Wednesday, April 2

Mud, Broccoli Sprouts, Chicks and More Mud

As I sit here writing this at the kitchen table I can hear the water dribbling into the sump pump tank in the basement. Every 10 minutes or so the pump will come to life as the water limit is reached and it will send a torrent of water shooting out the side of the house through a black flexible hose.
I know exactly where Seamus is too when this is happening because his new favorite game is to watch the water slowly run down into the tank, and the little bits of dirt and debris that go with it.
All this water is from that melting snow that came from that freak storm last weekend and dumped upwards of 6 inches on us. As if trying to rake dead leaves and clearing out the rose beds wasn't depressing enough for me before that, I just wanted to sit down and cry when I saw that snow fall.
I was outside last week trying to rake and feeling quite sorry for myself in that half of the leaves were still frozen to the ground. This weather is bringing out the worst in me and I wonder if spring will ever get here. I did manage to find a few snowdrops sprouting which made me feel a little better but they are now buried under what is left of that 6 inches and I am in a bad mood again.
At this point, I don't even want to step foot in my yard since it is an awful, muddy and puddle filled mess. Everything looks dead. Mud is everywhere. The grass that is showing through in some spots is pitiful to look at. I slog through it twice a day to complete the chicken chores and the rest of the time I try to ignore it and stare it my sprouting seedlings in the basement and try to improve my mood. They are green and growing and I didn't even feel bad for thinning out the broccoli starts yesterday.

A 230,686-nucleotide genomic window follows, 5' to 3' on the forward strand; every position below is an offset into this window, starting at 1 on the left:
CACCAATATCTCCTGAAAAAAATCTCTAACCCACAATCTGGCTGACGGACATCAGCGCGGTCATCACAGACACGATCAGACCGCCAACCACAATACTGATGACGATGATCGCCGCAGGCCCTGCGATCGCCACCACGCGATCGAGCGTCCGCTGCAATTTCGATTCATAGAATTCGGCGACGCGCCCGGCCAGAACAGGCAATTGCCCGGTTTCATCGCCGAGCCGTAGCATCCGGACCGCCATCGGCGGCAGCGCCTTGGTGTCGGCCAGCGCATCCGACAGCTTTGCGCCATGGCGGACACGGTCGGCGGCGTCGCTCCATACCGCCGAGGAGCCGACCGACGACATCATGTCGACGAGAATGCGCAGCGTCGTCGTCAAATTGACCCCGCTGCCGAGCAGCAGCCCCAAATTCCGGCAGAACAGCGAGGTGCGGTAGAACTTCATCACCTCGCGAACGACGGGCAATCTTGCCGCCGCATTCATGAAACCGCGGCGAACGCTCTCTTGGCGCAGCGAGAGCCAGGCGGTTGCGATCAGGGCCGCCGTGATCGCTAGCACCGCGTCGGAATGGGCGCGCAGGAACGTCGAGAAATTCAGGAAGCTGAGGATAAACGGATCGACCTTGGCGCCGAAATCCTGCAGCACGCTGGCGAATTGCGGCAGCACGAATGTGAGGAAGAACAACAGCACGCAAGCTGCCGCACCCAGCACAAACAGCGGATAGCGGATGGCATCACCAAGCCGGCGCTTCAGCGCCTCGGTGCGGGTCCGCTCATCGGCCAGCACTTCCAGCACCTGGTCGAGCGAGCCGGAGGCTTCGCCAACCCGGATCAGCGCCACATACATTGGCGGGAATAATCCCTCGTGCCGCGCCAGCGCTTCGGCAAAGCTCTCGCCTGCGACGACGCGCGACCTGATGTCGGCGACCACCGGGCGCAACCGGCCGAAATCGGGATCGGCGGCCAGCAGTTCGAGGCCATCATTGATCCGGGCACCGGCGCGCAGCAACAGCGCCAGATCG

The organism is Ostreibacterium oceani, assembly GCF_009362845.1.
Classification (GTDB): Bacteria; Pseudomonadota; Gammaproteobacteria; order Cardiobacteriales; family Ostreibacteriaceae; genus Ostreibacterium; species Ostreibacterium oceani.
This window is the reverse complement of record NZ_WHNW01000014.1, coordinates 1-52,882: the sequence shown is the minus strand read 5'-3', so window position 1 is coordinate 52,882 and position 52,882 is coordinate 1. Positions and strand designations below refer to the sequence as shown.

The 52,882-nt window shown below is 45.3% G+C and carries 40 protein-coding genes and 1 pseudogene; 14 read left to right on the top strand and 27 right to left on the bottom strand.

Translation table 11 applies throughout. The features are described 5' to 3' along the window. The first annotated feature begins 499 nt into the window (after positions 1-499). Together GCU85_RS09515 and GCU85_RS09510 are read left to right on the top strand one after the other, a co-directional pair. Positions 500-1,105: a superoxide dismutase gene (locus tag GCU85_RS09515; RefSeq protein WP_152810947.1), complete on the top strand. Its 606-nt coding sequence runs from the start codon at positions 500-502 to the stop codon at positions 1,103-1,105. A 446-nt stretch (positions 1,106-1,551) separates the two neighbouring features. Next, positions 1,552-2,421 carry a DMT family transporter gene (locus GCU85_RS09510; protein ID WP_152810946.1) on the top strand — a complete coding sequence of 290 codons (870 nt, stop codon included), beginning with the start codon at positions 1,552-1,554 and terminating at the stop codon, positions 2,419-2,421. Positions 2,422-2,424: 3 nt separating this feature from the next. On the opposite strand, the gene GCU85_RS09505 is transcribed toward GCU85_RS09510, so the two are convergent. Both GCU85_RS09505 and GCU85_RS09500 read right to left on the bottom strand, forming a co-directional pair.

I gave the trimmings to the new girls in the basement under the heat lamp. They are about 3 weeks old now and they are growing so fast. Most of them are showing quite a few feathers and they are getting more daring, inquisitive and fast. I can not catch one of these girls without a huge effort which just leads to scaring them. I don't want to give them a complex so I leave them alone but I talk to them and try to get them to like me. When I first got them I was dealing with about 3 cases of pasty butt per day and they were easier to catch then. After about 4 or 5 days, there were no more signs of pasty butt and they all started gain weight, height and attitude.
The new girls - about 1 1/2  weeks old

Taken today - about 3 weeks

The black puffy ones have started to get some nice dark feathers

These girls have such pretty coloring. I like this stage in that they still have some of the soft fluff but you can see more of what their feathers will be like.

These girls are fast. I can not catch of the lighter colored ones and I can hardly catch one of the black ones anymore either. The black ones were the only ones that had the pasty butt problem.

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